Agreed.

acharlesmobile
01-31-2008, 06:10 PM
do you think tennis would be more interesting without Federer, Djokovic, and Nadal? Cause without those 3, its pretty much back to everyone being pretty equal

World Beater
01-31-2008, 06:45 PM
To me, that's exactly what made men's tennis dull during the late 90's. Back then, if you had a good run of a few tournaments you were basically in contention for the #1 slot. It all seemed very "flukey". Players hit a hot streak, then turned cold after a few weeks again. Basically it didn't matter if you lost in the first round 5 tournaments in a row, because NOONE was consistent. The stakes weren't high enough. While that era had lots of diversity, it had little in the way of following sublime athletes making history (with the exception of Sampras). I believe we now have three players fighting for #1, who will all make history. None of them can afford first round losses at major events. Every match matters in this battle. Personally I love that, but I respect that you and others in this thread feel otherwise.


True. But that diversity came at a cost. Basically the serve and volley game was possible due to fast playing conditions and the fact that noone knew how to return serve (or didn't have good enough rackets for it). I too miss having a few top notch serve and volleyers around, but I don't miss 1-2 stroke rallies dominating entire matches. Wimbledon was virtually unwatchable back then.

:worship:

tennis in the 90's was like target practice. I dont need to watch more ivanisevic-sampras-becker matches indoors.

Sure it would be nice if we had a patrick rafter or a prime tim henman in this generation.

I'm not sure I would want to watch some flukey players reach latter rounds either. I mean who would want to watch a voltchkov-sampras semifinal or a washington-martin semi? Now at least the latter stages of tournaments are interesting because you have three guys who could potentially beat each other and two or three darkhorses that could beat anyone.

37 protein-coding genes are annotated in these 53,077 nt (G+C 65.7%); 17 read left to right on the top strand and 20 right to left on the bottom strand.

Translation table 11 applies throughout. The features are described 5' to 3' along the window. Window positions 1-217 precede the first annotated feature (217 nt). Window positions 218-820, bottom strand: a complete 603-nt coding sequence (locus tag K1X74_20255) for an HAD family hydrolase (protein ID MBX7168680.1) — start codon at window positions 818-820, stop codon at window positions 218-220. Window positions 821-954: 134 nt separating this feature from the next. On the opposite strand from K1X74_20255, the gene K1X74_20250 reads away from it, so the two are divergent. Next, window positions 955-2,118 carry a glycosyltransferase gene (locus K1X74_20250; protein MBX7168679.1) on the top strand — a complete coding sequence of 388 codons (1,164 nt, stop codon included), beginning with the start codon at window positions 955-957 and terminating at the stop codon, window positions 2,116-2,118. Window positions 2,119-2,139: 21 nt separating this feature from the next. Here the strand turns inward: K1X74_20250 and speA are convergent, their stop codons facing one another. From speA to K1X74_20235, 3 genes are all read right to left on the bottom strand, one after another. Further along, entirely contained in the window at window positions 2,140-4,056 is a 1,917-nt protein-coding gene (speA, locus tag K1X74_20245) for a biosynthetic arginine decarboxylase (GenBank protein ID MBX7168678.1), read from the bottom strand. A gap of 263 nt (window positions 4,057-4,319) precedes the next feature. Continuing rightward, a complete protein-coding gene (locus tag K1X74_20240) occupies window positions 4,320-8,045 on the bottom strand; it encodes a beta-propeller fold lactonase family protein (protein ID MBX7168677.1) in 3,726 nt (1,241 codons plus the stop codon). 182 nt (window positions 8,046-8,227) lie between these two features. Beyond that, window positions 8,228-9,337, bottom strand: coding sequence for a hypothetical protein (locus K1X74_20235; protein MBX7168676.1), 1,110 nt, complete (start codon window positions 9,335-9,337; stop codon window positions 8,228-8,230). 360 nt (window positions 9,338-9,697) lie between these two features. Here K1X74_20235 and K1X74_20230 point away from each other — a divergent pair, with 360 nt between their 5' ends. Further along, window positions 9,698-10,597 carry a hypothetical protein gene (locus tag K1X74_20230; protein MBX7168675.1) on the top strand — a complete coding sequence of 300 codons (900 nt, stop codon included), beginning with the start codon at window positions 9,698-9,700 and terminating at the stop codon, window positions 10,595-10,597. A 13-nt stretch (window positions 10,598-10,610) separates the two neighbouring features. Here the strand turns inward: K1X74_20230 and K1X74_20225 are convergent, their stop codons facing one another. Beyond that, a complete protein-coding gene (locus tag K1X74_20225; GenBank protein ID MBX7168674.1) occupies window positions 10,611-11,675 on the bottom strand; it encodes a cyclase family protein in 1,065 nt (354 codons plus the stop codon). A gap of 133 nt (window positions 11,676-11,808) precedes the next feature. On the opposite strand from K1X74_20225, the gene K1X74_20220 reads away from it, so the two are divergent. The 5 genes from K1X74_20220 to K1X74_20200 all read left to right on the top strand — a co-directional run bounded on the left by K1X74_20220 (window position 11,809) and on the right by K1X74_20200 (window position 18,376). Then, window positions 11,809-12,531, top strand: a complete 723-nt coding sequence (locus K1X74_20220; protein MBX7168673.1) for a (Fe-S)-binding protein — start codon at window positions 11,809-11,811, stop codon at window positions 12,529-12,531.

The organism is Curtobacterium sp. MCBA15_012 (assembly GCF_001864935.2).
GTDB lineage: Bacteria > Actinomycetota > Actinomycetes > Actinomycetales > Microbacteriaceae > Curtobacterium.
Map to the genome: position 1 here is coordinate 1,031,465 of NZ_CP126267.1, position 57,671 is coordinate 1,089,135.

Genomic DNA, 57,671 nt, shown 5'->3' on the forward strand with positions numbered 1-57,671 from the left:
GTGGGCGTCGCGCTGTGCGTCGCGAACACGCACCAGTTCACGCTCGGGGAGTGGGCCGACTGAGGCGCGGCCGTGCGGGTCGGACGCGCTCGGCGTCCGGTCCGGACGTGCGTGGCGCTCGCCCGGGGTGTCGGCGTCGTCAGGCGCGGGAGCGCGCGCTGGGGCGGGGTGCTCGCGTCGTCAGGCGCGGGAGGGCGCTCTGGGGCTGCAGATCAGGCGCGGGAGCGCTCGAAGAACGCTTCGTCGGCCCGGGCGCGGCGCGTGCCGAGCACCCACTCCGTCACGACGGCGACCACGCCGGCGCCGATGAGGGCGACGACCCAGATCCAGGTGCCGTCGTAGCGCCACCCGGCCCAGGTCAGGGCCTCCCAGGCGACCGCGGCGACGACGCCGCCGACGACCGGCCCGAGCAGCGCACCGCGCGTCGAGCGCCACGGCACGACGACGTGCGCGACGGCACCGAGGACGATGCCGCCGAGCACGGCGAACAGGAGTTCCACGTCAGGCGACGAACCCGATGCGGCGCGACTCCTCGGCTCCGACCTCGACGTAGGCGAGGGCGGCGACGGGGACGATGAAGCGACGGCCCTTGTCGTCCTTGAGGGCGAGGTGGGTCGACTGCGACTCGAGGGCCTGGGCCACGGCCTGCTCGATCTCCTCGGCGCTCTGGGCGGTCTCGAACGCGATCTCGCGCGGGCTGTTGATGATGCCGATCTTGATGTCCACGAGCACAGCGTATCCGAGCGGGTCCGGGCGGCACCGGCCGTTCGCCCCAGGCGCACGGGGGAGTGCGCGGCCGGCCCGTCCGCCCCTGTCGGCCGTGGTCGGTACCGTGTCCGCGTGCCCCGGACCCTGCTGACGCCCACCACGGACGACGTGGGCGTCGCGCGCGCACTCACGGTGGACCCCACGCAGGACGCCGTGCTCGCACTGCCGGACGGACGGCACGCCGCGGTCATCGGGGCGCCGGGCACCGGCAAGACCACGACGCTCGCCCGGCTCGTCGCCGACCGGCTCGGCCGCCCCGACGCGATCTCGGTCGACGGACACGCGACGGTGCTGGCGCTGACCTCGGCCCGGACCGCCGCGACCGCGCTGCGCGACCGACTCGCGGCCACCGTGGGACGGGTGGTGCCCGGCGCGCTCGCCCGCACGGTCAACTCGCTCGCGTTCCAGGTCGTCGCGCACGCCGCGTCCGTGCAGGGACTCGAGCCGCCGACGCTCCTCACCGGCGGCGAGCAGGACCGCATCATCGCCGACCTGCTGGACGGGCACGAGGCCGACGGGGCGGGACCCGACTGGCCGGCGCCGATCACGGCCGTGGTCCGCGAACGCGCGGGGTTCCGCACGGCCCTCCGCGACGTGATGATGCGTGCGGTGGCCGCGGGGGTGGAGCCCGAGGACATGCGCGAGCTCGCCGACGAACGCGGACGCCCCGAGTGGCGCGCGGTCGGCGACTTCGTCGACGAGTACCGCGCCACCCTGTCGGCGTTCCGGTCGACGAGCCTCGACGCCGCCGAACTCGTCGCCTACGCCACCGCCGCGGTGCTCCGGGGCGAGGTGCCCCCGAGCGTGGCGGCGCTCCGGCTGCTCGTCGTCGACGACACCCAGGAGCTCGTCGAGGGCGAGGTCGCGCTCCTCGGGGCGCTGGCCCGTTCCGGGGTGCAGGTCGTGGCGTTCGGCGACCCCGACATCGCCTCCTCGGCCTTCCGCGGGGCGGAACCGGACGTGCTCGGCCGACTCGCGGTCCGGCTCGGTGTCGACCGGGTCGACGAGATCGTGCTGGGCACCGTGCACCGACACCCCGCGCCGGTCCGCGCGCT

agassi was always had the deer-in headlights look against sampras on fast courts. Courier was hopeless against pete most of the time. At least we have nadal who is BP away from making history at wimbledon and another guy who will be challenging for the #1 ranking in djokovic.

pascal'rG
01-31-2008, 08:15 PM
Old n°1 with their maximum amounts of points :

Lleyton Hewitt (AUS) 8/26/2002 5205
Gustavo Kuerten (BRA) 9/24/2001 4750
Juan Carlos Ferrero (ESP) 10/20/2003 4570
Andy Roddick (USA) 1/19/2004 4535
Marat Safin (RUS) 4/16/2001 4270

Current :

1 Roger Federer 6630
2 Rafael Nadal 5980
3 Novak Djokovic 5165

That's means that today to be n°3 you need lots of points more than to be n°1....

I think that Federer and Nadal with their great consistence have put the men's tennis on another dimension.
And that's good for everyone because now you really have to be good all the year to be in the top 5.

henree
01-31-2008, 10:10 PM
Well it has improved with the exit of Boredo (although I have nothing against him personally). :p

Actually, Boredo > Blake...so Blake being in top 10 over Boredo perhaps isn't such a great thing. :scratch: :help:


To reply to the thread itself...I'm not really familar with tennis pre-1996. I guess I enjoyed more the Sampras, Agassi, Kuerten etc era. :shrug:


You must be out your mind if you think Boredo > Blake...

NinaNina19
01-31-2008, 10:19 PM
It will be good when Murray is top 5. It will be Fed, Rafa, Djoko, and Andy all competing for the top spot.

thrust
01-31-2008, 10:27 PM
IMO, men's tennis is in crisis.

Mens tennis is better now than it was a few years ago when Roger had little competition in Slams. Now there is Nadal AND Nole to contend with. If Tsonga, Gasquet and Roddick would improve things would be even more interesting. And then there is Marat?

JediFed
01-31-2008, 10:41 PM
I'd love to see a top ten of

Federer
Nadal
Djokovic
Gasquet
Murray
Nalbandian
Berdych
Baghdatis
Youzhny
Ferrer

And we aren't far from this at all. Davydenko, Roddick and Blake are still in while Murray, Berdych and Baghdatis are just outside.

RagingLamb
01-31-2008, 11:04 PM
Thanks for appreciated my tennis knowledge :)
I've been watching men's tennis carefully for many years and I see that increasingly matches between Top 5 players and players rank. 50-100 are unattractive and one-sided. It reminds me of women Grand Slam events from the 90's when you knew in the 1st round who would play in the semifinals.
In years 2005-2006 men's tennis had been completely dominated by only two players, since last year by three (Djokovic's revelation). The progress of tournaments becomes very predictable what isn't a good thing. Look at this comparison of Grand Slam semifinalists from 4 events in a row (years: 1997 and 2007) ->

1997
RG: Dewulf, Kuerten, Bruguera, Rafter
WB: Sampras, Woodbridge, Stich, Pioline
UO: Bjorkman, Rusedski, Rafter, Chang
1998
AO: Kucera, Korda, Rios, Escude

15 players (only Rafter was in the SF twice)

2007
RG: Federer, Davydenko, Nadal, Djokovic
WB: Federer, Gasquet, Nadal, Djokovic
UO: Federer, Davydenko, Djokovic, Ferrer
2008
AO: Federer, Djokovic, Tsonga, Nadal

Only 7 players.

--------------------------

This one issue, the other is style of play. In the 90's we had many different styles and the matches were more intriguing. The best thing in tennis is diversity, when a player "A" is a serve-volleyer and a player "B" plays from the baseline.
Nowadays almost every player stays on the baseline, even Federer, who is a very good volleyer.

Look at the Top 20 at the end of 1998 & 2007.